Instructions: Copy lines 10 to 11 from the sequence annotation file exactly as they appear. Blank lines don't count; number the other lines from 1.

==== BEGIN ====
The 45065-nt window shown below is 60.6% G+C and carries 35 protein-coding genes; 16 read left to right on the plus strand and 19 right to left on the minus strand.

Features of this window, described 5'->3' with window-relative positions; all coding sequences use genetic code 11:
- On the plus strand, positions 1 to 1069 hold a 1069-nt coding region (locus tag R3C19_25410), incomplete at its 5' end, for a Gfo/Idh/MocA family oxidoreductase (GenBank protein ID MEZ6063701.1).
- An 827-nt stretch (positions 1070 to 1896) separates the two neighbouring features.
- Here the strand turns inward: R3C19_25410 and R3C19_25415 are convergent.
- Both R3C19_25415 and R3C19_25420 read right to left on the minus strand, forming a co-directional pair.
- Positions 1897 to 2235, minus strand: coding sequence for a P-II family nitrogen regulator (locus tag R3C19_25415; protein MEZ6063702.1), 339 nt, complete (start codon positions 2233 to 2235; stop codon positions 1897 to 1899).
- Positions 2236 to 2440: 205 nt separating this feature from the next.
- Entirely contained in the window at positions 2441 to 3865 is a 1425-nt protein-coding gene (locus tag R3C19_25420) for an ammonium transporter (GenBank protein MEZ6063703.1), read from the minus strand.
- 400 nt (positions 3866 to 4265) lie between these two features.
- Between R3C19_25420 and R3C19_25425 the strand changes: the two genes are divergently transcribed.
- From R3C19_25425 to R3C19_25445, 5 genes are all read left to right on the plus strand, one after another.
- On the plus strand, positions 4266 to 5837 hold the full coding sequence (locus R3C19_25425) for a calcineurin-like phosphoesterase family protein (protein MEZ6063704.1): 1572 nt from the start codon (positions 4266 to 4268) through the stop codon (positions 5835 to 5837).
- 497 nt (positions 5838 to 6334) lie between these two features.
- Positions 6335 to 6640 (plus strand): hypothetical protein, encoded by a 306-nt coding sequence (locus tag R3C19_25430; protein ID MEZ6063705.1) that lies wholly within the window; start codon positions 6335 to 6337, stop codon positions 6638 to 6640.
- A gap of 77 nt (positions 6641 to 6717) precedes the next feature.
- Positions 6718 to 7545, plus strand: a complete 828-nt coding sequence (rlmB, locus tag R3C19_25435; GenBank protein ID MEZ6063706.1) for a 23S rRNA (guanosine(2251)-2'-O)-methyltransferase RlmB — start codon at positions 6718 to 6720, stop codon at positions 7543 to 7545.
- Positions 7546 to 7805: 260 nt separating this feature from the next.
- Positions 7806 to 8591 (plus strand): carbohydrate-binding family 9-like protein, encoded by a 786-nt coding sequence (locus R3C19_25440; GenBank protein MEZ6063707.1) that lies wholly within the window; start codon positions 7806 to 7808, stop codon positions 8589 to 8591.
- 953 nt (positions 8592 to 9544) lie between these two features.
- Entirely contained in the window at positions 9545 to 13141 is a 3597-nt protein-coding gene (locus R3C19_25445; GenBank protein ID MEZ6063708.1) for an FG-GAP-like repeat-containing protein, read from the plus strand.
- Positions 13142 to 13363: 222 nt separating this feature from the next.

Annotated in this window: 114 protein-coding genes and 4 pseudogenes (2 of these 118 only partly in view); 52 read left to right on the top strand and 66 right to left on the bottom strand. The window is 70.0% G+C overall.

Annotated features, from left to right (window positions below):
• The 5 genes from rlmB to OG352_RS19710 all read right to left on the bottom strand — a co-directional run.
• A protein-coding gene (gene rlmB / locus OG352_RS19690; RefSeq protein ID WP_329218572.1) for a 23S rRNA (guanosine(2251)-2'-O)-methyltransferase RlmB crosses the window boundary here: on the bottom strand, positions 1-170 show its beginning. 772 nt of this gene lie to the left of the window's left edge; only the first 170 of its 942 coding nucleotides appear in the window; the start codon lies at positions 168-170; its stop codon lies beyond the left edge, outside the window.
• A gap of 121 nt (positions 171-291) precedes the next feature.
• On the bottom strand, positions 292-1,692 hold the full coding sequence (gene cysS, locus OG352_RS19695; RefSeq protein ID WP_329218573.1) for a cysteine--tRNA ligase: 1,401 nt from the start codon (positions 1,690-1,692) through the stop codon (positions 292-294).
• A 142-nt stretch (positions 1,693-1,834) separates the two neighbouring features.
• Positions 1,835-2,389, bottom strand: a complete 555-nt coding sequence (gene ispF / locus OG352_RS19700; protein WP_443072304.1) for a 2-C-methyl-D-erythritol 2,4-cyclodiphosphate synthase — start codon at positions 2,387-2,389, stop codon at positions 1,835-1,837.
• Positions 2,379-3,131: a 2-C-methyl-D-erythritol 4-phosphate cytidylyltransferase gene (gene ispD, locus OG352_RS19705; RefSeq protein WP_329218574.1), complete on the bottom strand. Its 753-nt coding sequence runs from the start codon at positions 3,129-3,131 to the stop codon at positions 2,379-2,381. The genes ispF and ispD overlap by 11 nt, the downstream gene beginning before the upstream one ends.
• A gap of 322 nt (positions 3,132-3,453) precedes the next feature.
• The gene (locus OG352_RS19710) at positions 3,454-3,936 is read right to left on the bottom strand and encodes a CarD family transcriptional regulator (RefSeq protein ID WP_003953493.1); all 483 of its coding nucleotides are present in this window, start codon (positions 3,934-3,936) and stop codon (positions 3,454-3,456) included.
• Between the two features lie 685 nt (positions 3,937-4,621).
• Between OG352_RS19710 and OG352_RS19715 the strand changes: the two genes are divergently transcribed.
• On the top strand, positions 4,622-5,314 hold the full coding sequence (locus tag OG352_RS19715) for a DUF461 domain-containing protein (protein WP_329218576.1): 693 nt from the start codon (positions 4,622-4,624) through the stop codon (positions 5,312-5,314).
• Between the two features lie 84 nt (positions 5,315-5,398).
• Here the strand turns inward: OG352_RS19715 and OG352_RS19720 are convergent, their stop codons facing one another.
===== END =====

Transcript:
- 400 nt (positions 3866 to 4265) lie between these two features.
- Between R3C19_25420 and R3C19_25425 the strand changes: the two genes are divergently transcribed.